In late July, as reported by Bloomberg BNA, a Senate Appropriations subcommittee made changes to a 2015 budget proposal that would allow OSHA to inspect small non-farm establishments where there is the “potential for a catastrophic chemical accident.”
Establishments with catastrophic potential are defined in the FY 2015 Departments of Labor, Health and Human Services, and Education, and Related Agencies Subcommittee Reported Bill and Draft Report as those that operate a process covered by OSHA’s Process Safety Management Standard (29 CFR 1910.119) or the EPA’s Chemical Accident Prevention Provisions (40 CFR 68).
This proposal would nix an existing Senate prohibition against inspections of employers with fewer than ten employees and low injury and illness rates. The change is related to a spate of regulatory activity that followed the 2013 explosion of a West, Texas fertilizer plant, such as Executive Order 13650: Improving Chemical Facility Safety and Security.
It is another indication that companies of all sizes need to pay greater attention to their chemical footprint and ensure controls are in place to manage chemical safety for the well being of employees as well as the community at large.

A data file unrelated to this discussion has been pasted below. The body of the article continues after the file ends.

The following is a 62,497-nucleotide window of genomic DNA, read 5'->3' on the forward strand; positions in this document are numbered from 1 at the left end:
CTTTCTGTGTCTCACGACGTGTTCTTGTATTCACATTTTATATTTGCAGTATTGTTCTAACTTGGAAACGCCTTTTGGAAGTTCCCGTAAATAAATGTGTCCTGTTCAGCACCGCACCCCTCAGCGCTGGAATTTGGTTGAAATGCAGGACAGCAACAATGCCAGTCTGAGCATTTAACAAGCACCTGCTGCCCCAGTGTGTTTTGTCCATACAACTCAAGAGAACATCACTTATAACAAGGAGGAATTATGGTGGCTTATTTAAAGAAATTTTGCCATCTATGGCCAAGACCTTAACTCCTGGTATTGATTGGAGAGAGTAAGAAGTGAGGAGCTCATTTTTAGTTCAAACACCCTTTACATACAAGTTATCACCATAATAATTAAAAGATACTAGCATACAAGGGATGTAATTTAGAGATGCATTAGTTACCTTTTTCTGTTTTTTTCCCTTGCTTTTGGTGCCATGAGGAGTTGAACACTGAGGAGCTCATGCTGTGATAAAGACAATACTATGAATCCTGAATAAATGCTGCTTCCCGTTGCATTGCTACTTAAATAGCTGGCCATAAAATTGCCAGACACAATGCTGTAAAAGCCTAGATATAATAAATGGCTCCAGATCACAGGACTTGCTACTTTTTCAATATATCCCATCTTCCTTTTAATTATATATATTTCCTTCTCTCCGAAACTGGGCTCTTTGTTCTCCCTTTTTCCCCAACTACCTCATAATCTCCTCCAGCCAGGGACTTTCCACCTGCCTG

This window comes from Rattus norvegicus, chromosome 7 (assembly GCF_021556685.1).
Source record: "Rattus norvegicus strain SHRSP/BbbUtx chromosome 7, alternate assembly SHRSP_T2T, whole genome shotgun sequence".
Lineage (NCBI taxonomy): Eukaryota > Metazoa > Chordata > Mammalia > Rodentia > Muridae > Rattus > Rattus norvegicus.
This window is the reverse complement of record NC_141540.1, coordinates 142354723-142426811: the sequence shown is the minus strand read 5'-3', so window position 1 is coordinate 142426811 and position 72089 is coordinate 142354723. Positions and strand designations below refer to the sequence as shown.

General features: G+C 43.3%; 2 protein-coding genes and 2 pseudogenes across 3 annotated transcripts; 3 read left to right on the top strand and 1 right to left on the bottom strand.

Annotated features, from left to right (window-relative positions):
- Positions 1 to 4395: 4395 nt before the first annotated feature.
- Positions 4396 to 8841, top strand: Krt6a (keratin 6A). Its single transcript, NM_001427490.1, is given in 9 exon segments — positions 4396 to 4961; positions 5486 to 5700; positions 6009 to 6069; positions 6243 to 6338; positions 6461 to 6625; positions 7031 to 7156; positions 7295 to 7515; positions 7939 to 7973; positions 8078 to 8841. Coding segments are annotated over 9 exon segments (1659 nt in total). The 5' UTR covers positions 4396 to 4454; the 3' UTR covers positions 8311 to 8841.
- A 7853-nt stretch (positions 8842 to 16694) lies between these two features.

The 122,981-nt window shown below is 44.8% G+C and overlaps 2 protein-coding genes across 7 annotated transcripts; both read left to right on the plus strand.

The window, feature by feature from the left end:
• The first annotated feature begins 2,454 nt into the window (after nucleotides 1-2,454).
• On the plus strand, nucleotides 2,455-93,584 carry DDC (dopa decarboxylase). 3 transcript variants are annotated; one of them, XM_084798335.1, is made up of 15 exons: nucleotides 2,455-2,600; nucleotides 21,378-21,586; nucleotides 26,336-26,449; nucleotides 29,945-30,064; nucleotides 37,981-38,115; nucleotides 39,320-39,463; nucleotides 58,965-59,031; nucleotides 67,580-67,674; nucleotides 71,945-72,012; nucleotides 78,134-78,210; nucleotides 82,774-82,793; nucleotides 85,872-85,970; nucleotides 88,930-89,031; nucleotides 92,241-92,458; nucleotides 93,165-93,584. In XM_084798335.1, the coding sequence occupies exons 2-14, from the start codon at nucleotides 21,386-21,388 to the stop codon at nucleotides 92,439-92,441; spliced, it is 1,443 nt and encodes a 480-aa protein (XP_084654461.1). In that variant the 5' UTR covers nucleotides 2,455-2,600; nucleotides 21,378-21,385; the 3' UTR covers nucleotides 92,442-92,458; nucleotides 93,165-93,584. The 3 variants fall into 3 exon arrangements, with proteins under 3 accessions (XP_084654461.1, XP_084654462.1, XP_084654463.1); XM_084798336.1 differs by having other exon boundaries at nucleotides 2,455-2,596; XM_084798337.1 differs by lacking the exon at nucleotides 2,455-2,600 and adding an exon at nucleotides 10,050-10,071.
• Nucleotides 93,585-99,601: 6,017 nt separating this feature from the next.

Agencies carrying out Executive Order 13650 are also working on improving communication between businesses with hazardous chemicals and State Emergency Response Commissions(SERCs) and Local Emergency Planning Committees (LEPCs), as well as first responders. Read more here.
MSDSonline recently released a new chemical inventory mapping feature that allows companies to easily create a visual map of their chemical footprint that can be useful in communicating information quickly to employees and first responders during an emergency.